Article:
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Reviews > Knives > Folding > Victorinox One Handed Sentinel > Test Report by James E. Triplett
Victorinox One-Hand Sentinel
Serrated Lockblade Swiss Army Knife
by James E. Triplett
Initial Report - October 16, 2009
Field Report - January 14, 2010
Long Term Report - March 15, 2010
Personal Biographical Information:
I am an
experienced hiker, backpacker, and camper, and am gaining more
experience with winter camping every year. I hike every day,
backpack when possible, which leads to many weekends backpacking and
camping each year. I try and take at least one annual
backpacking trip in addition to many one to three-night weekend
trips. My style can best be described as
not at the cost of giving up too much comfort. I generally
in a tent, and seem to be collecting quite a few of them to choose from.
Additional Victorinox Rescue Tool information:
(from the www.victorinox.com website)
2. Key ring
October 16, 2009
This is a basic Swiss Army knife from Victorinox. It has one serrated blade which locks when opened all the way. The case is made of black plastic which seems grainier than the shiny red Swiss Army knife I used to have. Victorinox says it is a no-slip handle, which makes sense based on the feel of the material. It is nice to see that the famous Swiss Army tweezers and toothpick are housed in the case opposite from the blade hinge. There is also a "key ring" between the tweezers and toothpick. The blade has a thumb hole to facilitate opening the Sentinel with one hand.
The Victorinox One-Hand Sentinel is a decent sized knife. With the blade closed, laying it across my hand it is slightly longer than my palm is wide (above my thumb). With the blade extended the knife measures about 7 ¾ inches (19.7 cm) long. The weight of the Sentinel seems about right for a knife this size. The center of gravity along the length of the opened knife is about right under the red Swiss Army logo.
The serrated blade is flat on one side with the serrations beveled into the other side. The blade came pre-oiled and the machine oil can be seen around the pivot point of the blade, as shown in the picture above. The blade makes a nice solid clicking sound when it snaps into place. The "click" is a long flat spring which moves in behind the blade when the blade is fully extended. To collapse the blade the spring must be moved back to the side which allows the blade to pivot back into the closed position. See the illustration from Victorinox, and one of my photos, below. The knife seems to be fairly sharp, and sliced into the padded envelope it arrived in with just the slightest of pressure.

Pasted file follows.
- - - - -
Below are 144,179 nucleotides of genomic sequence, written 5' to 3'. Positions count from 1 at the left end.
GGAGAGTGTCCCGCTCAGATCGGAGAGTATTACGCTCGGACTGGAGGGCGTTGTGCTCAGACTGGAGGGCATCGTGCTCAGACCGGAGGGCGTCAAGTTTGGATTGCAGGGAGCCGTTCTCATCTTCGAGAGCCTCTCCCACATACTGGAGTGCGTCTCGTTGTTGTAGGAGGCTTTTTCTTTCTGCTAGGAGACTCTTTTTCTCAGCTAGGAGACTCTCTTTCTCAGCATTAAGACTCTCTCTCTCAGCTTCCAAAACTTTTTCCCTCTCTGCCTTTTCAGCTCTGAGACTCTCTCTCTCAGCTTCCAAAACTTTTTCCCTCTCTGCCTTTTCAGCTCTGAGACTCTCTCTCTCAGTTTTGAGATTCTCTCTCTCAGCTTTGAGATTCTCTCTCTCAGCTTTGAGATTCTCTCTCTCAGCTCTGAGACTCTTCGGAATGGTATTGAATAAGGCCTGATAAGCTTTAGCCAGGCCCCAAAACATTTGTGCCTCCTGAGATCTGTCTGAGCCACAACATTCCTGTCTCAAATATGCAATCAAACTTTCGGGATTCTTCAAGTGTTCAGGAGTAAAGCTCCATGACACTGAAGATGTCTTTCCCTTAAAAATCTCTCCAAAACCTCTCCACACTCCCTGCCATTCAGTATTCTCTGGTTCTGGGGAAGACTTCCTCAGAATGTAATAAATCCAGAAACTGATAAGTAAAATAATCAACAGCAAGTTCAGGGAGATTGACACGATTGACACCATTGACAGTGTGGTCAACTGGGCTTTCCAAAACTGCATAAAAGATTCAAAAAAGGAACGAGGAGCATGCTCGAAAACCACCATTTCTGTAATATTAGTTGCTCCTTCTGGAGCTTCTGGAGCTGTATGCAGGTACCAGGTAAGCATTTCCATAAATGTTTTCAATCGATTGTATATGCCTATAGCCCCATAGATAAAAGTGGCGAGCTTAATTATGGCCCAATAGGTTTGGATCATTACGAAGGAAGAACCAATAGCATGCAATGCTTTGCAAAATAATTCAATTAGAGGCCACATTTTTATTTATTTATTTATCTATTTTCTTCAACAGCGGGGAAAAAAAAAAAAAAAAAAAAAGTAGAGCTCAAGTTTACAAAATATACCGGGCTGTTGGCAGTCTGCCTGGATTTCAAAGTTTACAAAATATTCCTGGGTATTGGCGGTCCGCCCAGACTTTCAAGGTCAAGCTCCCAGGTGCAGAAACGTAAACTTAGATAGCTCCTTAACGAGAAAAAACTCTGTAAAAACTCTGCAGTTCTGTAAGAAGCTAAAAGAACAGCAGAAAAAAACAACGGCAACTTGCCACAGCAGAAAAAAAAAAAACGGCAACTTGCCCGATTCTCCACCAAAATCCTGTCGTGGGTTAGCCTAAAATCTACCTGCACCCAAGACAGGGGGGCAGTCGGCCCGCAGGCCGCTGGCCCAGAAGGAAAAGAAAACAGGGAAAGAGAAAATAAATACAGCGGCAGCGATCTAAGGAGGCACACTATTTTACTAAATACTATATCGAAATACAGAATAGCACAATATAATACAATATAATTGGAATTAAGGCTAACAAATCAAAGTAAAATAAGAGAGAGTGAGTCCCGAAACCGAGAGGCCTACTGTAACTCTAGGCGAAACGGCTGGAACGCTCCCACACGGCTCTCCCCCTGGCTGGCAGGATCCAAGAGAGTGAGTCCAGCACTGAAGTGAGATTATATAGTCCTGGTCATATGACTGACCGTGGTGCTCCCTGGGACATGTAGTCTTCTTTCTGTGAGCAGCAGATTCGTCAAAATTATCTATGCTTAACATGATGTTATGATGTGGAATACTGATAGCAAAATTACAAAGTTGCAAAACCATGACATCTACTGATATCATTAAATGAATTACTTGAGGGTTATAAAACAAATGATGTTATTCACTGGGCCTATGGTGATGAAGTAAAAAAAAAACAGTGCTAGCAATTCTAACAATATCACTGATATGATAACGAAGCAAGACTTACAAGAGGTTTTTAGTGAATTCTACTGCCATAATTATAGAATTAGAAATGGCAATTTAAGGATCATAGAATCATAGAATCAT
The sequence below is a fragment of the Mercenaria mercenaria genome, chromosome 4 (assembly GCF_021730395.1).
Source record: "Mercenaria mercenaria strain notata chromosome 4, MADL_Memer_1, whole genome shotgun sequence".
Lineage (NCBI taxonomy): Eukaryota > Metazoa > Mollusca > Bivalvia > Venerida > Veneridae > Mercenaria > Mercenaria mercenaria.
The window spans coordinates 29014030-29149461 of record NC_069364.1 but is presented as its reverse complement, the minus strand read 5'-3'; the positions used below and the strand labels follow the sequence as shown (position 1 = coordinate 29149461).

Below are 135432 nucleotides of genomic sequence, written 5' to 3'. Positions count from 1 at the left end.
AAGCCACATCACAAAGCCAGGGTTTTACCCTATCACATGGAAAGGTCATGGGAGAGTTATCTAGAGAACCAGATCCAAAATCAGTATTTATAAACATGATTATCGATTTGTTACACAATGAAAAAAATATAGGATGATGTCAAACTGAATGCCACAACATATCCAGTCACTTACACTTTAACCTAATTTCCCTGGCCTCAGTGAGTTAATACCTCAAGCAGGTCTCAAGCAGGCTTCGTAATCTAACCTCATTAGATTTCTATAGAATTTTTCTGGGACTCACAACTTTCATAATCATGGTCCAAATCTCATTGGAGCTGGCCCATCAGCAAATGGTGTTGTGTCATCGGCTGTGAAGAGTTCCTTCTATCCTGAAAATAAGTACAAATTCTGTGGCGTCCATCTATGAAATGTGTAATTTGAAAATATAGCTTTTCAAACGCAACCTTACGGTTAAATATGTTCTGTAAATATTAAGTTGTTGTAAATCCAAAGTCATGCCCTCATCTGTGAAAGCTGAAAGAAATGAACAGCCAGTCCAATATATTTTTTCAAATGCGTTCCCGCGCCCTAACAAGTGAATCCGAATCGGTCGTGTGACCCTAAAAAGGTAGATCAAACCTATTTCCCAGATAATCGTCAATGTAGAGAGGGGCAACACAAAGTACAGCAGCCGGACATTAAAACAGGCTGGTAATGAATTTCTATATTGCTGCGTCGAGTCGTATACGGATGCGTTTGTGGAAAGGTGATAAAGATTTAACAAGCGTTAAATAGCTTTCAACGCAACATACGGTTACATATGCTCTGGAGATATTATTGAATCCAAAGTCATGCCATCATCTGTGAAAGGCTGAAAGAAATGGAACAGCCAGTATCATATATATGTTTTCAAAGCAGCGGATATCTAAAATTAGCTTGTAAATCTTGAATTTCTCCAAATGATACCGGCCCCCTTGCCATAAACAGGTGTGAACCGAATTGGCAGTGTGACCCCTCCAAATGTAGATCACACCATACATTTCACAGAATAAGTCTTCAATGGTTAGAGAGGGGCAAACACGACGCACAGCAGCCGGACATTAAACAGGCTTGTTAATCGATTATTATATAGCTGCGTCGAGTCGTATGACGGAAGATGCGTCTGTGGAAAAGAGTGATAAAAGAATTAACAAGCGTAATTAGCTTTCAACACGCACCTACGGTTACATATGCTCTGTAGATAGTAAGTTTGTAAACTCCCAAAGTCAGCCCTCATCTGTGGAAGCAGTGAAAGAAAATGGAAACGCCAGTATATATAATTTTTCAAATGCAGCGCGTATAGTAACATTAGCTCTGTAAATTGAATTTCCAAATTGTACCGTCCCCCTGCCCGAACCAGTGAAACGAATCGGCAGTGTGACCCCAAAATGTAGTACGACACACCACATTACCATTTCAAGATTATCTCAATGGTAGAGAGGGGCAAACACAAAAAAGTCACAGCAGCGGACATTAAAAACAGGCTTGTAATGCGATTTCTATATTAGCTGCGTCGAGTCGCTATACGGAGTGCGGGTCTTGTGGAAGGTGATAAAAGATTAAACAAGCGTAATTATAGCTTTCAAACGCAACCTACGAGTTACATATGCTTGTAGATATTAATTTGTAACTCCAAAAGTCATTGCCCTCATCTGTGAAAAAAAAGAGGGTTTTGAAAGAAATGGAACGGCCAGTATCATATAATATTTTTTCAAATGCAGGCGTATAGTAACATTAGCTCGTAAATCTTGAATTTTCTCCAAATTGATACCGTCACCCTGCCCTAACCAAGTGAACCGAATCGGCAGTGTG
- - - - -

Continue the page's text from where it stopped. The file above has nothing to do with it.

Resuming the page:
Initial Report Summary:
The Victorinox One-Hand Sentinel is basically what I expected. It is light for its size, but still has a nice solid feel to it. Victorinox lists the folded size of the knife as 4 3/8 inches (11.1 cm), which is accurate. The blade length wasn't given, but at 3 3/8 inches (8.6 cm) it is a nice sized blade.
Victorinox guarantees all Swiss Army Knives to be of first-class steel and provides a lifetime warranty against any defects in material and workmanship, but not damage caused by abnormal or unreasonable use.
January 14, 2010
I have carried the Victorinox One-Hand Sentinel with me a lot during this portion of the test period. Daily, with a few exceptions, when going to work, working around the house, and of course camping and backpacking. The temperature has ranged from -20 F (-29 C) to +55 F (13 C), and the weather has gone from a moderate fall to a bitter winter, including a week where it didn't get above 0 F (-18 C). There has been precipitation in the form of rain, sleet, freezing rain, and snow.
I have taken the Victorinox on two weekend backpacking trips in the late fall. They consisted of a 1-day 1-night trip and a 2-day 2-night trip. The 1-day trip was to Palisades-Kepler State Park, and the 2-day trip to Pinicon Ridge County Park, both in Eastern Iowa. Conditions were mild fall weather without precipitation.
This fall we had lots of rain which turned to snow as winter approached. It snowed in early December, and the snow has been on the ground ever since. Overall we ended up about 14 inches (36 cm) over the normal 35 inch (900 cm) yearly total. I have carried the Sentinel on daily hikes which ranged in length from 2 to 7 miles (3.2 to 11.3 km). The hikes have been on wet and dry trails, snowy trails, and more recently involved about a dozen snowshoeing adventures.
The knife works quite well. It has stayed sharp, and I actually cut a very thin bit of skin off the tip of my thumb when slicing some cheese one day. The cut was so thin that it didn't even bleed. To me, that indicated a sharp knife.